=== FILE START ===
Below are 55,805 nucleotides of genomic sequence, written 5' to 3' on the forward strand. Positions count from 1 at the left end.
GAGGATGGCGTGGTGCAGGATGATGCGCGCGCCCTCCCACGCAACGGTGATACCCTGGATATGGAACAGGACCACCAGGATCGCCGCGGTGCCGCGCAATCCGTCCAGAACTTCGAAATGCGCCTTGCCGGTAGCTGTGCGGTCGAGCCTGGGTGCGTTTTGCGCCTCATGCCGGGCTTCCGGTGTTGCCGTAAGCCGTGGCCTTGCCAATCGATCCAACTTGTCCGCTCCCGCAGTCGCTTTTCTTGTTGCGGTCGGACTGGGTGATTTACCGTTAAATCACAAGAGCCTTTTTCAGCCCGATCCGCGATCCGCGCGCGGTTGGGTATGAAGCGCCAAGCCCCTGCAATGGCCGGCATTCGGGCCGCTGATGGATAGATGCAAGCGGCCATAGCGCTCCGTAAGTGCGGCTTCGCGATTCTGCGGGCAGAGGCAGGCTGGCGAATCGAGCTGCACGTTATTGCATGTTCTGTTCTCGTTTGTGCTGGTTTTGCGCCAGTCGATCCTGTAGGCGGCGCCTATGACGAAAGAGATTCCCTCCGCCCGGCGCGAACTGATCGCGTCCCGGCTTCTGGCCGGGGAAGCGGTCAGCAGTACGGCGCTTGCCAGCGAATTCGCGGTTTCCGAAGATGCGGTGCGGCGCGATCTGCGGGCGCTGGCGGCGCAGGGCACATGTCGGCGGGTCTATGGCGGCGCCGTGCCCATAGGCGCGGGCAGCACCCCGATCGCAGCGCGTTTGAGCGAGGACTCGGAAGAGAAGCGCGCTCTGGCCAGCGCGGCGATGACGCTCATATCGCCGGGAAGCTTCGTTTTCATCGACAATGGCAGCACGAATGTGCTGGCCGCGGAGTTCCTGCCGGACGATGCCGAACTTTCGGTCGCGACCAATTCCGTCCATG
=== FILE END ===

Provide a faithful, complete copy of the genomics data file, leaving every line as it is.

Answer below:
Below are 55,805 nucleotides of genomic sequence, written 5' to 3' on the forward strand. Positions count from 1 at the left end.
GAGGATGGCGTGGTGCAGGATGATGCGCGCGCCCTCCCACGCAACGGTGATACCCTGGATATGGAACAGGACCACCAGGATCGCCGCGGTGCCGCGCAATCCGTCCAGAACTTCGAAATGCGCCTTGCCGGTAGCTGTGCGGTCGAGCCTGGGTGCGTTTTGCGCCTCATGCCGGGCTTCCGGTGTTGCCGTAAGCCGTGGCCTTGCCAATCGATCCAACTTGTCCGCTCCCGCAGTCGCTTTTCTTGTTGCGGTCGGACTGGGTGATTTACCGTTAAATCACAAGAGCCTTTTTCAGCCCGATCCGCGATCCGCGCGCGGTTGGGTATGAAGCGCCAAGCCCCTGCAATGGCCGGCATTCGGGCCGCTGATGGATAGATGCAAGCGGCCATAGCGCTCCGTAAGTGCGGCTTCGCGATTCTGCGGGCAGAGGCAGGCTGGCGAATCGAGCTGCACGTTATTGCATGTTCTGTTCTCGTTTGTGCTGGTTTTGCGCCAGTCGATCCTGTAGGCGGCGCCTATGACGAAAGAGATTCCCTCCGCCCGGCGCGAACTGATCGCGTCCCGGCTTCTGGCCGGGGAAGCGGTCAGCAGTACGGCGCTTGCCAGCGAATTCGCGGTTTCCGAAGATGCGGTGCGGCGCGATCTGCGGGCGCTGGCGGCGCAGGGCACATGTCGGCGGGTCTATGGCGGCGCCGTGCCCATAGGCGCGGGCAGCACCCCGATCGCAGCGCGTTTGAGCGAGGACTCGGAAGAGAAGCGCGCTCTGGCCAGCGCGGCGATGACGCTCATATCGCCGGGAAGCTTCGTTTTCATCGACAATGGCAGCACGAATGTGCTGGCCGCGGAGTTCCTGCCGGACGATGCCGAACTTTCGGTCGCGACCAATTCCGTCCATG